There is information on the "No-HRT" forum about ways to cope with surgical menopause. Everyone is very different, and some women find it quite manageable. For me it hasn't been quite so easy, but this site has given me lots of useful "tools," and thanks to all the help, I'm coping, I'm working, and I'm healthy. My mom had endo. cancer too, 10 years ago, and she is nearly 76--still living in her own home, and still cancer-free, even though her cancer was very aggressive and was further advanced than mine.

Take it very easy when you get home from the hospital. Rest, rest, rest. Be kind to yourself. Don't lift anything more than 5 lbs. Get people to help you. This can't be overemphasized! I would advise you to be careful with lifting even after the 6-8 week convalescence period.

I found the pain of the hyst. was "do-able." Regular tylenol was adequate for me when I got home.

Keep asking questions! I will pray for you, that all will be well, and that you will have peace and healing.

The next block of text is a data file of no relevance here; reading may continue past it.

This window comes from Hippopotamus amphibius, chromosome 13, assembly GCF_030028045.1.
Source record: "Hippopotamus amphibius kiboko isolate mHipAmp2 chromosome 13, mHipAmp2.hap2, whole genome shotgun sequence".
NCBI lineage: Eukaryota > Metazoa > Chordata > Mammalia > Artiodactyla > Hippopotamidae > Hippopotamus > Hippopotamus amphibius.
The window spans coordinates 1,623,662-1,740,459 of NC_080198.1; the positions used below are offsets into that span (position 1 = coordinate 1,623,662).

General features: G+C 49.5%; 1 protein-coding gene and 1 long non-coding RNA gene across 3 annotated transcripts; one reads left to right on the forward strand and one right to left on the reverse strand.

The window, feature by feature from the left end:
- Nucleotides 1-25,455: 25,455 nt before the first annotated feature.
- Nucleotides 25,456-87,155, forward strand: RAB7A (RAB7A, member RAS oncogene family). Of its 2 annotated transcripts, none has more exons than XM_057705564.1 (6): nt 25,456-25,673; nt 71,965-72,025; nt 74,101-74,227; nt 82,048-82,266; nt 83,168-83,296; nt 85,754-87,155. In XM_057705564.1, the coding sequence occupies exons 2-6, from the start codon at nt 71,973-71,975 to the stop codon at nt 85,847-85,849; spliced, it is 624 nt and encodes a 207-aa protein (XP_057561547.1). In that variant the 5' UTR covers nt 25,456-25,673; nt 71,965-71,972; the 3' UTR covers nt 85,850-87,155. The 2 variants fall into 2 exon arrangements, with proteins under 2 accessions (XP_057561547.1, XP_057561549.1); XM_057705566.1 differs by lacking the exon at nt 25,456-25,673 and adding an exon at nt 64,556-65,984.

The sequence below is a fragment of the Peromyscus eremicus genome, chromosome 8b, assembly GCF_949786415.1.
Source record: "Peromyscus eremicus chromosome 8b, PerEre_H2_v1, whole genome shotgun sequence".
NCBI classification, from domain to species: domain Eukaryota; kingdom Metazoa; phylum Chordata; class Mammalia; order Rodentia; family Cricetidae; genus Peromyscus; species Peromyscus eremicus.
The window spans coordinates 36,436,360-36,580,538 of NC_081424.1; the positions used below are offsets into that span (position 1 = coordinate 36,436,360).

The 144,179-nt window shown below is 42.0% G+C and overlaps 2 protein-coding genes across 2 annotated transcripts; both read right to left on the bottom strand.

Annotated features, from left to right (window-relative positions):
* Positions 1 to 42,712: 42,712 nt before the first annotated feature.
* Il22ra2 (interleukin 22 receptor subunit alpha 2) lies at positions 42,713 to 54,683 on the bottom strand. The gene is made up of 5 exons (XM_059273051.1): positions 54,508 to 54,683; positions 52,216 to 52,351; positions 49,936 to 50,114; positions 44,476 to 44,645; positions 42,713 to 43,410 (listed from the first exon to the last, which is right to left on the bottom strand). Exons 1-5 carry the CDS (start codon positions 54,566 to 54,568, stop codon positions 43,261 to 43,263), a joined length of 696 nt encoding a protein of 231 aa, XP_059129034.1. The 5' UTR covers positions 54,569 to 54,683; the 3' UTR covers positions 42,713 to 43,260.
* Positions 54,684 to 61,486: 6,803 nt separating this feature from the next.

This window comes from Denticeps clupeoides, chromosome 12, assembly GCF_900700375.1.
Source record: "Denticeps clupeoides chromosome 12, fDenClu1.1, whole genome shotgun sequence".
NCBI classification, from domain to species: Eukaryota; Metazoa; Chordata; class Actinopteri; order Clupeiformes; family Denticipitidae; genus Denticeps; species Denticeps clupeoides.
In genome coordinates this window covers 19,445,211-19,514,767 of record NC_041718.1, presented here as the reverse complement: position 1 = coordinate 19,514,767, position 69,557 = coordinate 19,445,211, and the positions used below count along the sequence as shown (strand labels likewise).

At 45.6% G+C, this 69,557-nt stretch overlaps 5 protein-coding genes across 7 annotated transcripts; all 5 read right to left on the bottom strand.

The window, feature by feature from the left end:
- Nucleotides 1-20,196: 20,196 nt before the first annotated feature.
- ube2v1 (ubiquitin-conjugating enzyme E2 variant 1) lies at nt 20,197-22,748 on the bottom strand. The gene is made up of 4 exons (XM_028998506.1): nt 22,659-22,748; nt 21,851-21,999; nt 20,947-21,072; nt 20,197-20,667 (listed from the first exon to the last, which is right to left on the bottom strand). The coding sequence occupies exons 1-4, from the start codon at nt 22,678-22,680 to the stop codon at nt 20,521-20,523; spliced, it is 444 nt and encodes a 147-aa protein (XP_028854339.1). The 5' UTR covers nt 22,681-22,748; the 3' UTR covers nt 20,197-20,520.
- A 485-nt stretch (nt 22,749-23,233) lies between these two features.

TAH/BSO for endometrial & endocervical cancer/no radiation or chemo/Dec/02
Unread 03-28-2004, 09:11 PM
Endometrial Cancer

Hang in there! My surgery is scheduled for the 31st also. I am just praying mine isn't cancerous. My sister had one this summer and hers was cancerous but it was contained and she didn't have to take chemo or radiation.

The doctor doesn't feel comfortable about mine. He is rushing it, I was told on the 9th and my surgery is the same as yours.

Unread 03-29-2004, 02:19 AM
Endometrial Cancer

Hi Opalellen,